After learning more about the Oracle Autonomous Data Warehouse cloud service, Prasad quickly decided it was an ideal solution to address the company’s challenges. Using Oracle Autonomous Data Warehouse, his team would be able to pull in data from disparate sources and push it to the cloud—and once it was in the cloud, a world of possibility would open up.
First, because the database is self-healing, the company wouldn’t need to hire people with specialized database management skills. Second, the fast performance of Oracle Autonomous Data Warehouse—along with Oracle Analytics Cloud—would give Vodafone Fiji the opportunity to process data to quickly uncover business insights for the first time.
Prasad estimates that an on-premises data warehouse upgrade would have taken at least two months to deliver. In contrast, his team set up Oracle Autonomous Data Warehouse in just 30 minutes, and within one week, they had implemented the reporting functionality.
Percentage of Vodafone Fiji customers who are prepaid
“We can now easily extract insights from data collected and analyzed and adjust our promotions to respond to changing market dynamics,” Prasad says. “Faster access to insights means faster response times.”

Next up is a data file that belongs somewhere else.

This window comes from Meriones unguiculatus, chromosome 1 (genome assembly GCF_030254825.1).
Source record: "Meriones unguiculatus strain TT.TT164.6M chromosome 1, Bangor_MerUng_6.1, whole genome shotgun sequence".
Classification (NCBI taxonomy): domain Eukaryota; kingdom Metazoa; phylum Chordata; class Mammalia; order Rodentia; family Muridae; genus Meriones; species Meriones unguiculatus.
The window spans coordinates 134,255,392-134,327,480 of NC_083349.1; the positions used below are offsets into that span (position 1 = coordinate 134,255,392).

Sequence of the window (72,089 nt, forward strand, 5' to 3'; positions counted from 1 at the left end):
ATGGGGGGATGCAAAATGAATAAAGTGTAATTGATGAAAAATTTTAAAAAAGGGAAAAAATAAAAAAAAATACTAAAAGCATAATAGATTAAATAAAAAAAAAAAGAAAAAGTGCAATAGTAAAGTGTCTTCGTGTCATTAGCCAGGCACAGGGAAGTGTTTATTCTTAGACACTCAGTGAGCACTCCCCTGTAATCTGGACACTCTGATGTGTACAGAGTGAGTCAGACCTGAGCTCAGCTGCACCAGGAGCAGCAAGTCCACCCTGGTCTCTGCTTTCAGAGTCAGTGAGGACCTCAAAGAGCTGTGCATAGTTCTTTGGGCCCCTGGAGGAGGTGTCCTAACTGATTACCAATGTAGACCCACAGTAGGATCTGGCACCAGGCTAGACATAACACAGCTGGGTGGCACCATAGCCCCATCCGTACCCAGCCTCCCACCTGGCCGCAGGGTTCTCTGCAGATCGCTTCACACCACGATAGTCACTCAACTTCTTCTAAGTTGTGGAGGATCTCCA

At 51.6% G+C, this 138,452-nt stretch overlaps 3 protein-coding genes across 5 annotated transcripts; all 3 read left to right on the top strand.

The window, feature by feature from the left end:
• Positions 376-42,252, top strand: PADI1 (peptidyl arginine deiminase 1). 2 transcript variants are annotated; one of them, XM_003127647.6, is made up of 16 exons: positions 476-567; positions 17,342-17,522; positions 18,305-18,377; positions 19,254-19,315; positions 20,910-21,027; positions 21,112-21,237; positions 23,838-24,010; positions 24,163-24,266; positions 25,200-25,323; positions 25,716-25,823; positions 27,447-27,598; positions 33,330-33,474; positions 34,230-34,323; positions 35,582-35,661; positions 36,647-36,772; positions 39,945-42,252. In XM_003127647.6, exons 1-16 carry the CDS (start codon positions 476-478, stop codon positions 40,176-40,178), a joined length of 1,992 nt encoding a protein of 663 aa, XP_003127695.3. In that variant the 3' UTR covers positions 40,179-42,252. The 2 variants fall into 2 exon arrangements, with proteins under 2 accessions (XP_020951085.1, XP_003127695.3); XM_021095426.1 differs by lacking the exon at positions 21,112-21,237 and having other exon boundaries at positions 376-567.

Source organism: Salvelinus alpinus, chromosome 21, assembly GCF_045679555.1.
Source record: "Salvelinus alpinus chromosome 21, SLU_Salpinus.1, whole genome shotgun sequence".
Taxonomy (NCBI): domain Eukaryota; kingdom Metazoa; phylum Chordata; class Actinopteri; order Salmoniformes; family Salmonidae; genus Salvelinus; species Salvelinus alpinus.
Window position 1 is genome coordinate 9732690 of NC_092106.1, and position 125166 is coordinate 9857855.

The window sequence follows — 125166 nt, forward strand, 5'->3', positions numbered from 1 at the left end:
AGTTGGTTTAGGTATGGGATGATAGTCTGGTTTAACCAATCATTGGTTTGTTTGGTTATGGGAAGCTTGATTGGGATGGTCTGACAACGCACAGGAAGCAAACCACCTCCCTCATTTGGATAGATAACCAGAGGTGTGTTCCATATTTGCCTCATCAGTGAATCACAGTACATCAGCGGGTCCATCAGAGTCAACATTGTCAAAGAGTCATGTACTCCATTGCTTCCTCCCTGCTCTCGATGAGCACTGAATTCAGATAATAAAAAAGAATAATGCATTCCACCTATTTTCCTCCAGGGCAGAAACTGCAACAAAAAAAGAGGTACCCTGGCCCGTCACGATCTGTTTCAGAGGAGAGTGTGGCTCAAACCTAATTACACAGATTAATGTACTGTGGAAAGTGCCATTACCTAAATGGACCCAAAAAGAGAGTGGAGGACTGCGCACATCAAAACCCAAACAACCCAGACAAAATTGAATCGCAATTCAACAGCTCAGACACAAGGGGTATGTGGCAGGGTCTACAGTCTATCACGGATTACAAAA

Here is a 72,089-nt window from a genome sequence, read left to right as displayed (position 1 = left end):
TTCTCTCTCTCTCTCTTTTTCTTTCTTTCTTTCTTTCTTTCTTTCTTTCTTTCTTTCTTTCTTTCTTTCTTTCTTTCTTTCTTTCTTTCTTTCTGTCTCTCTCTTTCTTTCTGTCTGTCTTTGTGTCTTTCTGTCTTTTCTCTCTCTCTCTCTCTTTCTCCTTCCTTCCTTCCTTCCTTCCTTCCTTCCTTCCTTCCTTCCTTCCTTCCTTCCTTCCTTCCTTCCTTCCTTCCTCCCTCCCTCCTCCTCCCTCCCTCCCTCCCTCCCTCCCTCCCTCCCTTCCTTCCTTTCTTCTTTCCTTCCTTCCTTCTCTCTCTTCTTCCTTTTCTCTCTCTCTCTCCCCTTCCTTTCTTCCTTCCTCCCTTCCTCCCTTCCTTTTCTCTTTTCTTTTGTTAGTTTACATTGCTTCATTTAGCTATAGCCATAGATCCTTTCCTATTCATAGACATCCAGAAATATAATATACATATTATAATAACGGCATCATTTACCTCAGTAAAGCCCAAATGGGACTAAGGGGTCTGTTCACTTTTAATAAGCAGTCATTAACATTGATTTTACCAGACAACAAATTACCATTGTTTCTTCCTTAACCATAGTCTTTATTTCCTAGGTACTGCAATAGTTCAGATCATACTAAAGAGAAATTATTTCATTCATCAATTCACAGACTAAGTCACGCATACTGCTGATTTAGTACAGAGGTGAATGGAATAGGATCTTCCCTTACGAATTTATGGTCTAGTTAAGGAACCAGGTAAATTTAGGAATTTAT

In addition, the business intelligence team at Vodafone Fiji can now take advantage of predictive analytics to target customers who are at risk of churn as well as those who are likely to jump at an offer. Using Oracle solutions, the company’s decision-makers can generate reports on call patterns to make sure customers are signed up for the optimal plan. They can identify customers who use 4G phones but don’t have data plans and target them with free trials that later turn into data subscriptions. They can even run promotional campaigns specific to different cell sites that encourage customers to get online during low utilization periods.
In all, decision-makers can now access more than 50 rich reports in a matter of minutes. In fact, queries are now an average of five times faster than before. A data mining procedure used to take 125 minutes; with Oracle Autonomous Data Warehouse, it takes 25 minutes. An on-premises aggregation query used to take 294 seconds, but with Oracle Autonomous Data Warehouse it takes 5 seconds.